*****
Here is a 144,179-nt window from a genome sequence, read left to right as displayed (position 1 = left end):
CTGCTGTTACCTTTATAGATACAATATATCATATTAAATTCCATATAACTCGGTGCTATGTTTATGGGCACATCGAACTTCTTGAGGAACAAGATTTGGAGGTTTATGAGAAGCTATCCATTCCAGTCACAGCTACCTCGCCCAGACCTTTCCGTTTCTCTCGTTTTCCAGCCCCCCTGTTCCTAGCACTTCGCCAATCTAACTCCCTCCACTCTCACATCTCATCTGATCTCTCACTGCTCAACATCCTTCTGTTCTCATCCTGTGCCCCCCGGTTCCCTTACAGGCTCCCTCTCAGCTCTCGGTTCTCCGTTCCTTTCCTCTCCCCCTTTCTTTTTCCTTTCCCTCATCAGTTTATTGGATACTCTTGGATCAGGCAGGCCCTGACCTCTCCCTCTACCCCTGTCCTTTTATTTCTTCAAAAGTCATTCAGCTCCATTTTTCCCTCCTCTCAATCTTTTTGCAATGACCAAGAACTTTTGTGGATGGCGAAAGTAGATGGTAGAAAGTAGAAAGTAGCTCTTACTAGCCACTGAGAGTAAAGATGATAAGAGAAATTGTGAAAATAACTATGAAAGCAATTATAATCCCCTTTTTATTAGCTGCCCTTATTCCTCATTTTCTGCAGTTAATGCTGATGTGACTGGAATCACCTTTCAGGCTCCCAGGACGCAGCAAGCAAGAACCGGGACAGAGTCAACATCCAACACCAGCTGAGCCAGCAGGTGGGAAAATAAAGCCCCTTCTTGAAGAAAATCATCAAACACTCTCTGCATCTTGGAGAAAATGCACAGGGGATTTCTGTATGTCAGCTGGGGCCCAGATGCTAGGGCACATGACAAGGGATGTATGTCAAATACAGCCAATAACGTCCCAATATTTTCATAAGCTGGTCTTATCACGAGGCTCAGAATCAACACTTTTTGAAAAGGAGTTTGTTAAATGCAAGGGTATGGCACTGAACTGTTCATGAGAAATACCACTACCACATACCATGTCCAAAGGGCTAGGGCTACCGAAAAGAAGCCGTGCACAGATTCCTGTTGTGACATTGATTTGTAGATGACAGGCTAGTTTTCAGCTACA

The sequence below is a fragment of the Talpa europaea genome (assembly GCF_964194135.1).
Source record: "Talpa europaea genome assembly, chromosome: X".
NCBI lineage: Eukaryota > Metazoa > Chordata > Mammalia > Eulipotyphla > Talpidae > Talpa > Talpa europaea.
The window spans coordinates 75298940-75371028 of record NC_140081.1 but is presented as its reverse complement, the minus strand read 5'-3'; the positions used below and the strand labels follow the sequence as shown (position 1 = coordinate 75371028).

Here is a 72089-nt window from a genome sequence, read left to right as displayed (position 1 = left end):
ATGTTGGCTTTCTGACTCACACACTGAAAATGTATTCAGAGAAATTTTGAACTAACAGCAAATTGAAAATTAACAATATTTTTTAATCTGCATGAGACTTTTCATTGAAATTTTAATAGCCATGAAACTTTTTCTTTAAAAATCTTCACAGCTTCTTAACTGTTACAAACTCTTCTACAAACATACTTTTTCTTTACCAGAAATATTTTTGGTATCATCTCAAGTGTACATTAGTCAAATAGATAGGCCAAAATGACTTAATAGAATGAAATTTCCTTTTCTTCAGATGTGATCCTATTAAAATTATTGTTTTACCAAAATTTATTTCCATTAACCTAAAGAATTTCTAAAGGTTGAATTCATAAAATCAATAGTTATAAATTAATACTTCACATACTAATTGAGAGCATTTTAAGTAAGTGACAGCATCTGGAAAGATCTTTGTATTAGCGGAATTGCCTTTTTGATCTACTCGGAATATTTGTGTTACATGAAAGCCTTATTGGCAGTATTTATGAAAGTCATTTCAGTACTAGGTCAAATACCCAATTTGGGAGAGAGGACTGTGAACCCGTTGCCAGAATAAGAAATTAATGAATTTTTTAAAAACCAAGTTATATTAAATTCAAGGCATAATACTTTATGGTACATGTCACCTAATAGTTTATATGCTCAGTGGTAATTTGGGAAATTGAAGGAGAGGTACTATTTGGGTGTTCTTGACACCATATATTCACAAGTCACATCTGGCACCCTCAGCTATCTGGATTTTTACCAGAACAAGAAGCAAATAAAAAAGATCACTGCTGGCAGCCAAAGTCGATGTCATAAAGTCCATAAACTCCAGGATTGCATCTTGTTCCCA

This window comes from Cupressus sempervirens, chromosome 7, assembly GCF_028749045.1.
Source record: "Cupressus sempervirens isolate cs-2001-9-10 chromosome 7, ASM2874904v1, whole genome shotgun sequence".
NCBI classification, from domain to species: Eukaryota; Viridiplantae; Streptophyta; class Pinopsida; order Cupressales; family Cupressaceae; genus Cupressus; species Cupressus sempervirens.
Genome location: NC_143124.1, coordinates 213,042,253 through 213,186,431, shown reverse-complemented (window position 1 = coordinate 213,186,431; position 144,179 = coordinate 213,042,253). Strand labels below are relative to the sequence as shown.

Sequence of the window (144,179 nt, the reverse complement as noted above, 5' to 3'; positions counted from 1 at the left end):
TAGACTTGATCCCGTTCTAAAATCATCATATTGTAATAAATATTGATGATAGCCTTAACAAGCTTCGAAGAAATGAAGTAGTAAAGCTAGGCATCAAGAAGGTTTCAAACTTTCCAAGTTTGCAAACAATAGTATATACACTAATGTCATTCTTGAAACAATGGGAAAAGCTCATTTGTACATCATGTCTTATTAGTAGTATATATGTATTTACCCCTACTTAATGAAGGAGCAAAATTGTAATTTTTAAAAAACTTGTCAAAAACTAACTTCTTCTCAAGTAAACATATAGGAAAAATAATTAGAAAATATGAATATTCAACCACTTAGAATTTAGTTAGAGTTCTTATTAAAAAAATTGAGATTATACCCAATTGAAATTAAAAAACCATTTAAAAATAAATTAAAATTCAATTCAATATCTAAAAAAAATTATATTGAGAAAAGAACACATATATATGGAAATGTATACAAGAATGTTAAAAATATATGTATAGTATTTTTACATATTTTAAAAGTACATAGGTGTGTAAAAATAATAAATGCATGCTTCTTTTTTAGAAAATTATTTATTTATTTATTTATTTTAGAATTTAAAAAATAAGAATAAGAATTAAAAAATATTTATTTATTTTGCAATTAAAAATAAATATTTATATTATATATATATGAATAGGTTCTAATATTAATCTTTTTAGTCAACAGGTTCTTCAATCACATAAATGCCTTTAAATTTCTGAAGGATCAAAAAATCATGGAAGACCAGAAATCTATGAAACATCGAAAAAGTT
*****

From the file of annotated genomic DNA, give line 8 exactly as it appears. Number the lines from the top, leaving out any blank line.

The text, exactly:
ATGTTGGCTTTCTGACTCACACACTGAAAATGTATTCAGAGAAATTTTGAACTAACAGCAAATTGAAAATTAACAATATTTTTTAATCTGCATGAGACTTTTCATTGAAATTTTAATAGCCATGAAACTTTTTCTTTAAAAATCTTCACAGCTTCTTAACTGTTACAAACTCTTCTACAAACATACTTTTTCTTTACCAGAAATATTTTTGGTATCATCTCAAGTGTACATTAGTCAAATAGATAGGCCAAAATGACTTAATAGAATGAAATTTCCTTTTCTTCAGATGTGATCCTATTAAAATTATTGTTTTACCAAAATTTATTTCCATTAACCTAAAGAATTTCTAAAGGTTGAATTCATAAAATCAATAGTTATAAATTAATACTTCACATACTAATTGAGAGCATTTTAAGTAAGTGACAGCATCTGGAAAGATCTTTGTATTAGCGGAATTGCCTTTTTGATCTACTCGGAATATTTGTGTTACATGAAAGCCTTATTGGCAGTATTTATGAAAGTCATTTCAGTACTAGGTCAAATACCCAATTTGGGAGAGAGGACTGTGAACCCGTTGCCAGAATAAGAAATTAATGAATTTTTTAAAAACCAAGTTATATTAAATTCAAGGCATAATACTTTATGGTACATGTCACCTAATAGTTTATATGCTCAGTGGTAATTTGGGAAATTGAAGGAGAGGTACTATTTGGGTGTTCTTGACACCATATATTCACAAGTCACATCTGGCACCCTCAGCTATCTGGATTTTTACCAGAACAAGAAGCAAATAAAAAAGATCACTGCTGGCAGCCAAAGTCGATGTCATAAAGTCCATAAACTCCAGGATTGCATCTTGTTCCCA